Writer Muses On Nowe Harris-Smith’s Work During Aruba Residency
CaribbeanLinked IV writer-in-residence David Knight Jr. shares his thoughts on Bahamian artist Nowé H. Harris-Smith, who recently took part in this year’s programme at Ateliers ’89 in Aruba, where her work can still be seen in the ongoing final exhibition.
Over the course of this residency, Nowé’s practice took new, experimental directions, culminating in her foray into three dimensional forms based on a previous series of work, in which she photographed paintings done on the human body. It is this exploration of form and process, the manipulation of materials and abstraction of imagery that David finds most intriguing about the artist’s work.
Early on during my time as writer-in-residence at Caribbean Linked IV, I had the opportunity to experience Bahamian artist Nowé Harris-Smith’s paintings on a more than visual level; I had the chance to be a part of one.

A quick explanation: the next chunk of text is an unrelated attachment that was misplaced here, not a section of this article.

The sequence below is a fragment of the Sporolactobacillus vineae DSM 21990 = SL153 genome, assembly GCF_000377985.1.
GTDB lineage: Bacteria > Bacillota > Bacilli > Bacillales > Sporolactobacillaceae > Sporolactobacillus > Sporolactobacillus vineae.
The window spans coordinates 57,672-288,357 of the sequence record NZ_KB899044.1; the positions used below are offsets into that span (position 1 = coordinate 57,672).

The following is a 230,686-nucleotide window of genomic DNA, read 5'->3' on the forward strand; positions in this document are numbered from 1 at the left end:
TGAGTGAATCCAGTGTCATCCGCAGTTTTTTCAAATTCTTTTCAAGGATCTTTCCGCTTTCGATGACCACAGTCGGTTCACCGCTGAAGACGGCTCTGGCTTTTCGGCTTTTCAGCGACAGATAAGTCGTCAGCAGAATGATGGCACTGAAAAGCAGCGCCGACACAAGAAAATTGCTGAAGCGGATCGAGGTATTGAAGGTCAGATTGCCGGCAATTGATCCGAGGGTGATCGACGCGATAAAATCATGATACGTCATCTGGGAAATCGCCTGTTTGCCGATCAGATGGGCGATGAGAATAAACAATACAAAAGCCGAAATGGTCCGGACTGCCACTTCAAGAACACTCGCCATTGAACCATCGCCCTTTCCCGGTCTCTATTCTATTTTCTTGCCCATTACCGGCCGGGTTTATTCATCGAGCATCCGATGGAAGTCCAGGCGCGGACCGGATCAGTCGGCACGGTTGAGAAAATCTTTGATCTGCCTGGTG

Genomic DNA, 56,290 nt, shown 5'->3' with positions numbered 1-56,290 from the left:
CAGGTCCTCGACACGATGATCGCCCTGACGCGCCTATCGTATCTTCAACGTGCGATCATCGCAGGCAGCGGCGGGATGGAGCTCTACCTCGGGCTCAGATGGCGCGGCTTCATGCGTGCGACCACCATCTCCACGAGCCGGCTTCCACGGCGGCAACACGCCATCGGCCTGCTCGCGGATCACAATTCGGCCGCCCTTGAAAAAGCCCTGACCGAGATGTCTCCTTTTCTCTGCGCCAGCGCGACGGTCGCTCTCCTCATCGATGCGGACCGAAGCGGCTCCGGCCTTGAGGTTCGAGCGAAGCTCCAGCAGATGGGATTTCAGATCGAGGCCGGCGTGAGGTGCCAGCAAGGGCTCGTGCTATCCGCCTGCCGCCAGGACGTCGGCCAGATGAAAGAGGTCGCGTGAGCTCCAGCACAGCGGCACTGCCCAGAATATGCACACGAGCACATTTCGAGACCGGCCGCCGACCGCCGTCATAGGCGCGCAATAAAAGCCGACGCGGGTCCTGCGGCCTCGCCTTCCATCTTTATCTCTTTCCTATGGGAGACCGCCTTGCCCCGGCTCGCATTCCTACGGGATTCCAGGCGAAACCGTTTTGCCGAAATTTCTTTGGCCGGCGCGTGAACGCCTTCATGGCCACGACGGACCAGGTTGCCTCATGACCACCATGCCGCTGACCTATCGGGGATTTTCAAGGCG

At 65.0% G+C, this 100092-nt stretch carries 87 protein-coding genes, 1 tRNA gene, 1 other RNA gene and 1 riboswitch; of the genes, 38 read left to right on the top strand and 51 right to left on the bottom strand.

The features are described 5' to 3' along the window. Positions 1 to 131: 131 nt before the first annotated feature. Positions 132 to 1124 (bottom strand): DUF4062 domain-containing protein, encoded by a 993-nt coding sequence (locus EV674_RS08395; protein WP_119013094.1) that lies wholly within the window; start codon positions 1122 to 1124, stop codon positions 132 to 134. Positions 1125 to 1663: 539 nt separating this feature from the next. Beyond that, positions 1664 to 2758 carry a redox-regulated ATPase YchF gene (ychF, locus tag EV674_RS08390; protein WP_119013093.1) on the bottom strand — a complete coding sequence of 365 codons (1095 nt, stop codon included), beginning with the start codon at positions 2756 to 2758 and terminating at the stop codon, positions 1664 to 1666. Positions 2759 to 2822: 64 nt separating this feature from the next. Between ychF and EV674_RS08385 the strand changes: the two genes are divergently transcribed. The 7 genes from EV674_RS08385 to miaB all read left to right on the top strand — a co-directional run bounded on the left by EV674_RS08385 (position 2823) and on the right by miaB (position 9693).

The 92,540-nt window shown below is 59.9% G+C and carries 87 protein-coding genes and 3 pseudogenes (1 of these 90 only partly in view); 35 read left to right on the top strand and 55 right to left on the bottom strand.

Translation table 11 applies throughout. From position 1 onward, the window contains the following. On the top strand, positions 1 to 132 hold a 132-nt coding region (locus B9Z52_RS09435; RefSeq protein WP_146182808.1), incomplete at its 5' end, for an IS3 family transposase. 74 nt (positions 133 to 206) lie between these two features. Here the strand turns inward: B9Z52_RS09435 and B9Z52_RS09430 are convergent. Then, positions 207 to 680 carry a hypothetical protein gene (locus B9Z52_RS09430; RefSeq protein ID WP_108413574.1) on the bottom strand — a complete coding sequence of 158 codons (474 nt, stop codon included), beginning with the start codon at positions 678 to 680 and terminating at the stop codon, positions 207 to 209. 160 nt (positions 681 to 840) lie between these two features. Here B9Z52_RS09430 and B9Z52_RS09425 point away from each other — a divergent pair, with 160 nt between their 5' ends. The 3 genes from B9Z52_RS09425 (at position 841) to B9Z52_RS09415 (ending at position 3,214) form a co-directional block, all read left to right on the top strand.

Harris-Smith often uses human faces as canvases, and so, to get a better sense of the artist’s process, I volunteered my own. Painting with just her hands, Harris-Smith created a carnivalesque mask for me in shades of pink, blue and a greenish taupe under a tree in the yard of Ateliers ‘89. She then took extreme close-ups of my face both with her digital camera and a Polaroid camera she bought upon arriving in Aruba. This was all part of an ongoing project she is working on as a student at the College of the Bahamas, one that she initially planned to continue pursuing during her time in Aruba.
Photo: Nowé Harris-Smith’s ‘Painted Experiments’ with model David Knight Jr.